Debug Load Errors with the Assembly Binding Log Viewer
One of the most frustrating error messages that you can get when debugging your application is "File not found" when loading an assembly (or just instantiating a new class). This message means that, for some reason, .NET couldn't find the DLL with the class you needed. If the reason for the problem isn't obvious from the information provided (and it usually isn't) there is a tool that will give you some more insight: the Assembly Binding Log Viewer (fuslogvw.exe).
As its name implies, the fuslogvw gives you access to a log file of binding activities. That logging is turned off by default so you must first enable it. The easiest way to do that is to run fuslogvw, click on the Settings button and select the level of logging you want before closing the viewer. You're probably only interested in those cases where loading an assembly is failing so, to have just those errors logged, select the "Log bind failures to disk" option.
You can then run your program and click on fuslogvw's refresh button to review the log entries. The viewer shows the information in three columns: Application, Description, and Date/Time. The description won't tell you much more than you got from running your application but if you double click on the log entry you'll get a ton more data to help you figure out what went wrong.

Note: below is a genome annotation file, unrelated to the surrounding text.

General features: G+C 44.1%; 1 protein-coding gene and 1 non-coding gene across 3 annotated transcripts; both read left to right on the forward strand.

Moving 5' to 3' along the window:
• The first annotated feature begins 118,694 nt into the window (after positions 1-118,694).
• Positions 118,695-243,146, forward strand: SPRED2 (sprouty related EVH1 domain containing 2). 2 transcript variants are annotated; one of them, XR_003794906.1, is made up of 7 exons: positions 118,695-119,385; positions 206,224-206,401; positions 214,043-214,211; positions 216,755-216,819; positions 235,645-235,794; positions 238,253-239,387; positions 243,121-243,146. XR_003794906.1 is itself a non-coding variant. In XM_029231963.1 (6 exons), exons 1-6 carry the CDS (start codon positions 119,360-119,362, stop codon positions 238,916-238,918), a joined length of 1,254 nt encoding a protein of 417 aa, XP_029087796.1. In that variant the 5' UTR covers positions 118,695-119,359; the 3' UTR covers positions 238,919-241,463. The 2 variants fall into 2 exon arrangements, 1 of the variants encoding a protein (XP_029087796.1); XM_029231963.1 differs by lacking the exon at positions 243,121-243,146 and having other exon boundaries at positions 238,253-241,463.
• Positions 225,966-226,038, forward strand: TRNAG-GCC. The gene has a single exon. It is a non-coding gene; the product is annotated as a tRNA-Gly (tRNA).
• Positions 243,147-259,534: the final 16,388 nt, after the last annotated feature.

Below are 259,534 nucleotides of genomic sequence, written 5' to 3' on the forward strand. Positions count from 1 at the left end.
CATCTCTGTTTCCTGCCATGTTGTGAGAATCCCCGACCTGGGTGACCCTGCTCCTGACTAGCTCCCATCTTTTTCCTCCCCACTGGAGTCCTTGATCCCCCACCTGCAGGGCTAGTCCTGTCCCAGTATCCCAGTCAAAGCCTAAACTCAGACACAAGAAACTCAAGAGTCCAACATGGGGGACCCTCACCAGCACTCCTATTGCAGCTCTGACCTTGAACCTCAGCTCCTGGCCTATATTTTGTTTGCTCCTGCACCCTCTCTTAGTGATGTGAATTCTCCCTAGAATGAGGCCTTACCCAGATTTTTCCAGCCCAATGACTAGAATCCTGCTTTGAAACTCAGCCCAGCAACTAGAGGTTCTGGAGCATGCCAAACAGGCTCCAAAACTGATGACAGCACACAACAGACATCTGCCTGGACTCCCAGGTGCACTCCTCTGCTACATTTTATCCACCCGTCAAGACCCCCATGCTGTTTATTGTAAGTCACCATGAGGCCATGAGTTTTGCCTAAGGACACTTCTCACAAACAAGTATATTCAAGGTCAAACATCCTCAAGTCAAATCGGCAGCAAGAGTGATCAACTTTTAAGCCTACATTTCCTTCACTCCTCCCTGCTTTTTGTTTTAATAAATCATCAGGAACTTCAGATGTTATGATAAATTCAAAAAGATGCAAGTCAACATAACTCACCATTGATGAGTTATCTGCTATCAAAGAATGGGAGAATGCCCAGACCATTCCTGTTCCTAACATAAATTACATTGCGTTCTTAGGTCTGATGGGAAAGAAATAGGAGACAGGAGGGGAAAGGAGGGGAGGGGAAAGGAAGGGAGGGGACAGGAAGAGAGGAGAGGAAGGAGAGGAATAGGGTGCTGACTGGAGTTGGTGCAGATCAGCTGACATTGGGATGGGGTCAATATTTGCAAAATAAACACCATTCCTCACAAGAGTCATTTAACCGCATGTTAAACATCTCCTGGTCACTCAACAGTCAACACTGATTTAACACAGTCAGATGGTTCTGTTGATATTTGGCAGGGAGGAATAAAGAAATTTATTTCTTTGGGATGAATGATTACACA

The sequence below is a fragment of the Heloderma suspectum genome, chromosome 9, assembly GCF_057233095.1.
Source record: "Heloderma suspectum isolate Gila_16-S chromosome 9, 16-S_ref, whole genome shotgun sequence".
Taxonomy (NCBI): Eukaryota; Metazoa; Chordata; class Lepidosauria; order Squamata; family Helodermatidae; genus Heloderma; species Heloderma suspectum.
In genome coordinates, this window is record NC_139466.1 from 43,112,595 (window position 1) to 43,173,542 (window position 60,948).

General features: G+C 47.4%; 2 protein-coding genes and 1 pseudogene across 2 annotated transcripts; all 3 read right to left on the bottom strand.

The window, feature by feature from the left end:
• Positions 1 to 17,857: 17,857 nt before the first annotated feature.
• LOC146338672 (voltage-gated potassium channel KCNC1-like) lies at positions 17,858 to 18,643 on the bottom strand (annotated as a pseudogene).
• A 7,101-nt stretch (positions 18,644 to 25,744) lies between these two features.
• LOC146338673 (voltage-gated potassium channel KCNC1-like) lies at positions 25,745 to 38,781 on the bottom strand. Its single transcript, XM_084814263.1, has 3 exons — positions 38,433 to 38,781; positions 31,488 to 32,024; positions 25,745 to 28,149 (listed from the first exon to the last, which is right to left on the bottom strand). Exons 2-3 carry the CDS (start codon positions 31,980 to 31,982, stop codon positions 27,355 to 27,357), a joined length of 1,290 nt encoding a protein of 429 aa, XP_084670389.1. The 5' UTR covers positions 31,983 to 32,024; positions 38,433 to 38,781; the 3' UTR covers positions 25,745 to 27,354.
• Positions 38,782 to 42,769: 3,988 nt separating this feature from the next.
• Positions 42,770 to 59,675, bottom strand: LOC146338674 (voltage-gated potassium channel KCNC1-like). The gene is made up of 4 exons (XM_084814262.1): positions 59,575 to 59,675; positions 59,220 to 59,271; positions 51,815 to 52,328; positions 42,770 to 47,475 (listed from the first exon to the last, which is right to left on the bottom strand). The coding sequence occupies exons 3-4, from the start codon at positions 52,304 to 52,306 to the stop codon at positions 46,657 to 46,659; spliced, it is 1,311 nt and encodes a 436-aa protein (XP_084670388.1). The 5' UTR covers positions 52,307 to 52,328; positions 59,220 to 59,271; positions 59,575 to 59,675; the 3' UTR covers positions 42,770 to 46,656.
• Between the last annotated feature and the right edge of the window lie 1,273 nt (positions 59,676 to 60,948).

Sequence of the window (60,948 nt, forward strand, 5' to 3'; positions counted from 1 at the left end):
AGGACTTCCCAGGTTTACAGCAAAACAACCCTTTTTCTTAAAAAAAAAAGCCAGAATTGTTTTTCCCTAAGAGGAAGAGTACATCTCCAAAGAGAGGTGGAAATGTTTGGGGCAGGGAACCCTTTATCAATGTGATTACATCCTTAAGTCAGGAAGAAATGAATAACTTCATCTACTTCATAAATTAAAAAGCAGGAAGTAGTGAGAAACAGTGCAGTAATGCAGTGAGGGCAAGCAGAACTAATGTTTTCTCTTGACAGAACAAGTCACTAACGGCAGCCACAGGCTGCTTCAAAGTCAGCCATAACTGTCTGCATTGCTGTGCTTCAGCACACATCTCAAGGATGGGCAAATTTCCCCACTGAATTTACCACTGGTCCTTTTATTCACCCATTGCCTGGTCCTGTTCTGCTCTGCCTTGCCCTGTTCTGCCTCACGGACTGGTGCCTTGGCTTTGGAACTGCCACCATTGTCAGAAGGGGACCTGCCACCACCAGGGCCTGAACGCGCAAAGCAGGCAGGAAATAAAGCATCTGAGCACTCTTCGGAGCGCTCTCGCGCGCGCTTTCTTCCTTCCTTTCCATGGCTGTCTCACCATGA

You'll see, for instance, all the paths that .NET looked through trying to find the assembly. You'll also see whether the loading process was affected by entries in your application's configuration file or whether all the parameters were set from the machine configuration file. The log viewer may not hand you the answer to your load failure but it will probably tell you something about what's going wrong that you didn't know before.
You may not be able to start fuslogvw from the Visual Studio command prompt -- the file moves around. On one of my computers, picked at random, I found it in C:\Program Files\Microsoft SDKs\Windows\v7.0A\bin folder... but your mileage may vary. Wherever it is, however, the utility will wait patiently until you need it.
Posted by Peter Vogel on 07/05/2011 at 1:04 AM